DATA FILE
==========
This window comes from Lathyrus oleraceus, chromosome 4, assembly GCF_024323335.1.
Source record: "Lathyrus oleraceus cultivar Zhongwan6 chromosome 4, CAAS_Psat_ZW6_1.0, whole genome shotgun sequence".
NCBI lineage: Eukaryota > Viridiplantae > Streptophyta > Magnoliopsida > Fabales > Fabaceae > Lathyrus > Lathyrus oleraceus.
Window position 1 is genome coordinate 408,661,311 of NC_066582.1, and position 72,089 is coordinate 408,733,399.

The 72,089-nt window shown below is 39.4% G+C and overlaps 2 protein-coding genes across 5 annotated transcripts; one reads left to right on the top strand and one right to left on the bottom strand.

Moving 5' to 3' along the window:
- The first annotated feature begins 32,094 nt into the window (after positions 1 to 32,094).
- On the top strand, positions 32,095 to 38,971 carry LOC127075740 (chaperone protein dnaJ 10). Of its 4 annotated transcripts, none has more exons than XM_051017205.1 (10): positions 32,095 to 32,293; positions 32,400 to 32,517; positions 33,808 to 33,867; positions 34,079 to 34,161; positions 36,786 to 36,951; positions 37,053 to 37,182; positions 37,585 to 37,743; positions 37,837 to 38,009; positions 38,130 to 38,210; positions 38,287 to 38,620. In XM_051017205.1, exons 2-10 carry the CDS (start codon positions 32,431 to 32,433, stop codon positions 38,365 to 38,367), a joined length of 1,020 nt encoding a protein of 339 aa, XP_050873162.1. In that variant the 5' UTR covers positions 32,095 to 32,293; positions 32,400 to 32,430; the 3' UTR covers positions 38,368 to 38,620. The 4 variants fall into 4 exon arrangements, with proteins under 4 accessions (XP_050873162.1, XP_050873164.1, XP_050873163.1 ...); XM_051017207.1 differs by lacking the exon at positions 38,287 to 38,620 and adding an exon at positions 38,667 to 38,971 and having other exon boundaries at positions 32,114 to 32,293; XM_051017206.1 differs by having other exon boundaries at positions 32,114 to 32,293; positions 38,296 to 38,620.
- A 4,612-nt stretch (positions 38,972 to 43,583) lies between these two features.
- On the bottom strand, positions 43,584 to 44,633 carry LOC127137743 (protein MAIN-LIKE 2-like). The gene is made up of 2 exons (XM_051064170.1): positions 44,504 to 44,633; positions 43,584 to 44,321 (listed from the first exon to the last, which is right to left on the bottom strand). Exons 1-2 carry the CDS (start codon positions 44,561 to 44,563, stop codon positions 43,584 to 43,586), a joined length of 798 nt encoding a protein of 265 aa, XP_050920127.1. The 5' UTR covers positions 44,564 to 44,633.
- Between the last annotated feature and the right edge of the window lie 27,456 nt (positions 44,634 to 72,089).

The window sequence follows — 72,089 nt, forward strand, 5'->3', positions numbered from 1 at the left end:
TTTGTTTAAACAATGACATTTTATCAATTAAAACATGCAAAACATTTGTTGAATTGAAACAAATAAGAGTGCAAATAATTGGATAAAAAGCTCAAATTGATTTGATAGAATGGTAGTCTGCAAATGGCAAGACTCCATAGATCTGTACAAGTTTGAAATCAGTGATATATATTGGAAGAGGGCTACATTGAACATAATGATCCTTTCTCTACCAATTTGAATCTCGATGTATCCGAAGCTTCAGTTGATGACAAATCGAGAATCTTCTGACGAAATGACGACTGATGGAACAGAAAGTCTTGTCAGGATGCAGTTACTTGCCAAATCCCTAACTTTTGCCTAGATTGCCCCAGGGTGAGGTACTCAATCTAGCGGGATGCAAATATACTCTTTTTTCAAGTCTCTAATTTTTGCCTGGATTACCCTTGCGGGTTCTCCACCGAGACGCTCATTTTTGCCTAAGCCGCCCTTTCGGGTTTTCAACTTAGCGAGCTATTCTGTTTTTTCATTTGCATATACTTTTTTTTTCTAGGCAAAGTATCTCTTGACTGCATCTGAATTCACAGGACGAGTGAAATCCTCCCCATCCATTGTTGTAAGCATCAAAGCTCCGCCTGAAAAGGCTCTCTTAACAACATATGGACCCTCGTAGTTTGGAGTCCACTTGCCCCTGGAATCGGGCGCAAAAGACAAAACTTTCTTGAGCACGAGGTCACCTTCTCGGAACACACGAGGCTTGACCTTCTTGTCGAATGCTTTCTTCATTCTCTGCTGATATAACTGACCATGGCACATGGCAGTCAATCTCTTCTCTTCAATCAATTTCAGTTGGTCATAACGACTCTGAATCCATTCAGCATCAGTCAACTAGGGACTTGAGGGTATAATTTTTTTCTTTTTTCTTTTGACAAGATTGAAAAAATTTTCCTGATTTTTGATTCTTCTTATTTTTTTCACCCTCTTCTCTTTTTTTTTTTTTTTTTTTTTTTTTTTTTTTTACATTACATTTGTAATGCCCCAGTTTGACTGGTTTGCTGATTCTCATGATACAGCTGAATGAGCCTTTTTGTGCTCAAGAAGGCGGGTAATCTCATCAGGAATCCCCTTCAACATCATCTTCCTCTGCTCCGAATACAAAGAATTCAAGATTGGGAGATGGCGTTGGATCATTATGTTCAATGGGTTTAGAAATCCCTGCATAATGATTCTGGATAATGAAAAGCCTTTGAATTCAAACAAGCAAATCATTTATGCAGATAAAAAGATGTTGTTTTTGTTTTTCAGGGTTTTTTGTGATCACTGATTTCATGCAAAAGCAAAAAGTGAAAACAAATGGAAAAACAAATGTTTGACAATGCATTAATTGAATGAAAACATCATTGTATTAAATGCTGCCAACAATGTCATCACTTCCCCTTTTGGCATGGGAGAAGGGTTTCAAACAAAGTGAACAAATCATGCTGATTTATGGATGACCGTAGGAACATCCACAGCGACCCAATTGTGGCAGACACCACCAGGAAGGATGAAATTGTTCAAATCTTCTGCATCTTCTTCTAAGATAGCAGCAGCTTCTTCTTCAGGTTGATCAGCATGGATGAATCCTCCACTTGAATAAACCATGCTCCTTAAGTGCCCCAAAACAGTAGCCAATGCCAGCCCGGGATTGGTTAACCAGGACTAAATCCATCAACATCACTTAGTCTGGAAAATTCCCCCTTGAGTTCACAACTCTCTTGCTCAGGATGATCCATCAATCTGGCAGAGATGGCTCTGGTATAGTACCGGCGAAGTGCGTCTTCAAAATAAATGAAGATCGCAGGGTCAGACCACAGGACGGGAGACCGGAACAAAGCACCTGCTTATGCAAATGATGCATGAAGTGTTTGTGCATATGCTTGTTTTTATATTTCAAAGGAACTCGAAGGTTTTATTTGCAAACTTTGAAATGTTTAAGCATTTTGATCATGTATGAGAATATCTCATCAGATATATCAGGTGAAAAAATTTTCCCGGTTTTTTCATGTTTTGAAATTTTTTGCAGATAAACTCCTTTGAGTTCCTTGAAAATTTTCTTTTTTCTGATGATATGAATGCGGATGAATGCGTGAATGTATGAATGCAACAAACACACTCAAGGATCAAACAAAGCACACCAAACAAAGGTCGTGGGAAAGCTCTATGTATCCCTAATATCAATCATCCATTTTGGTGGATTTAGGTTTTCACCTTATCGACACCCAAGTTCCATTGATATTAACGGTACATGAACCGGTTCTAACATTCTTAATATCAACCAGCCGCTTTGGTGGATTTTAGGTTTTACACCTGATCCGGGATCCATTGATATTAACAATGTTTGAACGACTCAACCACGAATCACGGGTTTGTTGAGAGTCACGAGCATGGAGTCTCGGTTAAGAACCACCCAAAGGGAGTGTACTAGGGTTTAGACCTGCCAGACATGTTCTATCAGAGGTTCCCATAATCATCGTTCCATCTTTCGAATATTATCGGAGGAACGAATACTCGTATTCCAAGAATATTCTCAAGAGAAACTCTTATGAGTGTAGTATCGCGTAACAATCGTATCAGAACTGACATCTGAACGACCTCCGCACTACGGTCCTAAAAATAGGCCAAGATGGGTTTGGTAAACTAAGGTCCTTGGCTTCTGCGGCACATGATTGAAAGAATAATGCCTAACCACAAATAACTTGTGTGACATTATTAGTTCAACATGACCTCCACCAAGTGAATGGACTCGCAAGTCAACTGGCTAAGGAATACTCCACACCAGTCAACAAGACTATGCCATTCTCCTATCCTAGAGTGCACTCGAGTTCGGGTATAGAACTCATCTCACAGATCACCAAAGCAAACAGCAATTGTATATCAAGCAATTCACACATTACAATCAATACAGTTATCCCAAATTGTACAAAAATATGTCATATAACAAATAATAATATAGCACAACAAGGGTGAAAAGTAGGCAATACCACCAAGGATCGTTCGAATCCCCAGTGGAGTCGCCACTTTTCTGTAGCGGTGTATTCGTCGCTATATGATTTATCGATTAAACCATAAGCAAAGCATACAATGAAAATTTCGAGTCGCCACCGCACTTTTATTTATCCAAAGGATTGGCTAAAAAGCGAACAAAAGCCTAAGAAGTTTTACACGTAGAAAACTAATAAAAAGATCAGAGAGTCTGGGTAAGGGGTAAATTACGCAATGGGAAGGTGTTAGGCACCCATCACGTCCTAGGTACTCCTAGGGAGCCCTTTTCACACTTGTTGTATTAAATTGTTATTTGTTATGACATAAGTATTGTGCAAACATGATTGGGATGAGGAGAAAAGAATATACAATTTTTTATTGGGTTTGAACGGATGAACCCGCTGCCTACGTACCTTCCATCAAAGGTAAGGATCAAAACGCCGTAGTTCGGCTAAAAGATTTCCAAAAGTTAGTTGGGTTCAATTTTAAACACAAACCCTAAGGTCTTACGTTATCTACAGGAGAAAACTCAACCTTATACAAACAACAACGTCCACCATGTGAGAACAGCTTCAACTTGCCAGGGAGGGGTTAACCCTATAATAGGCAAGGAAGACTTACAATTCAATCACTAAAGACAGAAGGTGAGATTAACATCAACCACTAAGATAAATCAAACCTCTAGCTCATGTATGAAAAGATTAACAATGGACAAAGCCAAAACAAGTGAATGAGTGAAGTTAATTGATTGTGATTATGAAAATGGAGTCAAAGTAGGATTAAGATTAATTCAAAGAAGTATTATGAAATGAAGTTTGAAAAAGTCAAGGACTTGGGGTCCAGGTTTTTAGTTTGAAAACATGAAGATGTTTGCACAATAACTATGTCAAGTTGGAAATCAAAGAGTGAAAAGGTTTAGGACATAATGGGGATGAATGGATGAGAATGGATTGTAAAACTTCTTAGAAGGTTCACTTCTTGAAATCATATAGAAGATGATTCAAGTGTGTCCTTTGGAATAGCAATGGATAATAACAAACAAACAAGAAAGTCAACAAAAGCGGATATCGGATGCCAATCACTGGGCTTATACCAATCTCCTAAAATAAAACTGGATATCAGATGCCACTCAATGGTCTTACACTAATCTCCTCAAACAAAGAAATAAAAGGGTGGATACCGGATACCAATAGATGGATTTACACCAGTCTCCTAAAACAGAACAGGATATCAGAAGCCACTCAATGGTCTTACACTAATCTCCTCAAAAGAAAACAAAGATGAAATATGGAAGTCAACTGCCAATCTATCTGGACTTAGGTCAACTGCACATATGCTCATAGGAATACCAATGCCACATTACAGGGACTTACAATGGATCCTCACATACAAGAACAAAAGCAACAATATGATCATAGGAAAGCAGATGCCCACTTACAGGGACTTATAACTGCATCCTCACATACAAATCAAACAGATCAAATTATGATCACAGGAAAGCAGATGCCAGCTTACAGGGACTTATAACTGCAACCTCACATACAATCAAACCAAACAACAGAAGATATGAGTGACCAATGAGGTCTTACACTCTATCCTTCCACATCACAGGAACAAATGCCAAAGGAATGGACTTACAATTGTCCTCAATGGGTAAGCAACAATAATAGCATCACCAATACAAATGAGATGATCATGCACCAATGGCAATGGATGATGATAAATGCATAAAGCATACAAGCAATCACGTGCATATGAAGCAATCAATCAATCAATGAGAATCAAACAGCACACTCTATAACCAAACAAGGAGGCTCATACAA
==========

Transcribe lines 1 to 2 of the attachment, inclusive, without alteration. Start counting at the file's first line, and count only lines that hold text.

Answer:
This window comes from Lathyrus oleraceus, chromosome 4, assembly GCF_024323335.1.
Source record: "Lathyrus oleraceus cultivar Zhongwan6 chromosome 4, CAAS_Psat_ZW6_1.0, whole genome shotgun sequence".